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World-New Age-Rock Review: Blackmore’s Night-All Our Yesterdays

Release Date: September 18, 2015
Label:
Frontiers
Website


Blackmore’s Night is a legendary band that blends together the most modern contemporary rock with the rhythms and feel of a Renaissance Faire. I fell in love with them the first time I heard their unique flavor of music and I have to say this latest installment in their catalog of albums is another five star piece of awesome. From well-known and loved cover songs to original ballads and instrumental pieces that will curl your toes; this album is lush with visual imagery that blurs the line of fairy tale and reality.

Blackmore’s Night is comprised of Ritchie Blackmore (guitarist and songwriter), Candice Night (vocals, lyricist), Bard David of Larchmont (keyboards, piano, organ, harpsichord, accordion and pipe organ), Lady Kelly DeWinter (voice, piano, French Horn, and various other musical instruments), Troubador of Aberdeen (percussion), Scarlet Fiddler (violin) and Earl Grey of Chimay (bass, mandolin, guitar). All Our Yesterdays is their newest album and focuses heavily on medieval rhythms.

“Allan Yn N Fan” is the second track on the album and is very Celtic in nature. Just listening to this vibrant composition, I felt like I was walking between the colorful tents of a Renfest, just waiting to catch a glimpse of a maiden fair or a knight in shining armor-but wait! An electric guitar amidst the eclectic jamboree. This piece is exactly why I adore this band. Even without the vocals, it shows the dedication each performer holds for their art. The music is full to bursting with love, life and a never ending search for that special zing that makes you beg for more.

“Moonlight Shadow” is an epic song leaning more toward the modern end of the spectrum. Electric guitar and a whirlwind of multi-instrumentation and percussive elements craft a journey on the wings of night. Candace’s vocals tell of adventure under the cover of darkness drafting a landscape of adventure under the shadow of the moon…

“Queen’s Lament” is an eloquently played piece you will want to savor with your eyes closed. A fine lady walks along, her heart in turmoil by a nameless worry. The strumming guitar simple in its majesty, a hint of ethereal sound in the background to illuminate the piece, like a great pearl in a setting of gold. This composition is a ghost story of a sort and will linger in your mind long after the last note ceases. It is deceptively simple but unyieldingly complex all at once.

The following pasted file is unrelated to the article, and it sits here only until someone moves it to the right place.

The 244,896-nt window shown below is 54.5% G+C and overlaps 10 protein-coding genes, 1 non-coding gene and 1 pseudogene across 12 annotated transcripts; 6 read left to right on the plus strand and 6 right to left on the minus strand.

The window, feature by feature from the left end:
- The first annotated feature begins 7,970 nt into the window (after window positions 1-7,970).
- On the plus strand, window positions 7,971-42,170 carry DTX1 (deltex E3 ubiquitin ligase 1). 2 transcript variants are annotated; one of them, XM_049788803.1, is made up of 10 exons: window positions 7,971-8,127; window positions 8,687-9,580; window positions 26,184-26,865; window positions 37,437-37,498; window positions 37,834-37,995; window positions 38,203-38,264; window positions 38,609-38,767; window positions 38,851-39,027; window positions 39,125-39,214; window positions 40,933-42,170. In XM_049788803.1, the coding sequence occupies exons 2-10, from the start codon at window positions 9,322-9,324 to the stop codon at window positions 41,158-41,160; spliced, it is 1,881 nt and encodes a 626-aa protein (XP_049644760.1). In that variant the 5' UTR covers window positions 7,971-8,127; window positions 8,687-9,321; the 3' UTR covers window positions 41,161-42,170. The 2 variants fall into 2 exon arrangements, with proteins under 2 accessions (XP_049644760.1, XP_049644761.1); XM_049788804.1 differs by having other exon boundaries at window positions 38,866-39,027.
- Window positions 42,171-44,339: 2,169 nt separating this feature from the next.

“Will O’ The Wisp” is a journey through wild forests filled with sorcery. Candice’s angelic voice details a descent into darkness, following a will o’ wisp into the great beyond. The blend of instruments carries you to another time and if you close your eyes, you can feel the pulse of the excitement as you trail behind the ghostly being, intent on finding what it is you seek. Magic. Secrets. Mystery…

Blackmore’s Night has a catalog of albums but I find their newest to be their most impressive of all. All Our Yesterdays takes the finest of old and new and whips it together for a sugared concoction of medieval might and ethereal wanderings. From cover songs that ring familiar-but with a new flair you won’t be able to resist, the vocals of the angelic Candice to the instrumental antics of a band who can tempt even a writer with deadlines to listen just a little longer, this album is a must have. Take a break from your life and find a moment to spare for these bards. If you listen closely, you might hear the rustle of a fine lady’s gown and the clang of a jousting match in the background. Bring on the magic!

5/5 Stars

Key Tracks: Will O’ The Wisp, Moonlight Shadow, Allan Yn N Fan, Queen’s Lament

Tracks:
01. All of Our Yesterdays
02. Allan Yn N Fan
03. Darker Shade Of Black
04. Long Long Time
05. Moonlight Shadow
06. I Got You Babe
07. The Other Side
08. Queen's Lament
09. Where Are We Going From Here
10. Will O' The Wisp
11. Earth, Wind & Sky
12. Coming Home

 
Dana Wright, Sr. Staff Writer
November 16, 2015
Review Provided By New Age Music Reviews



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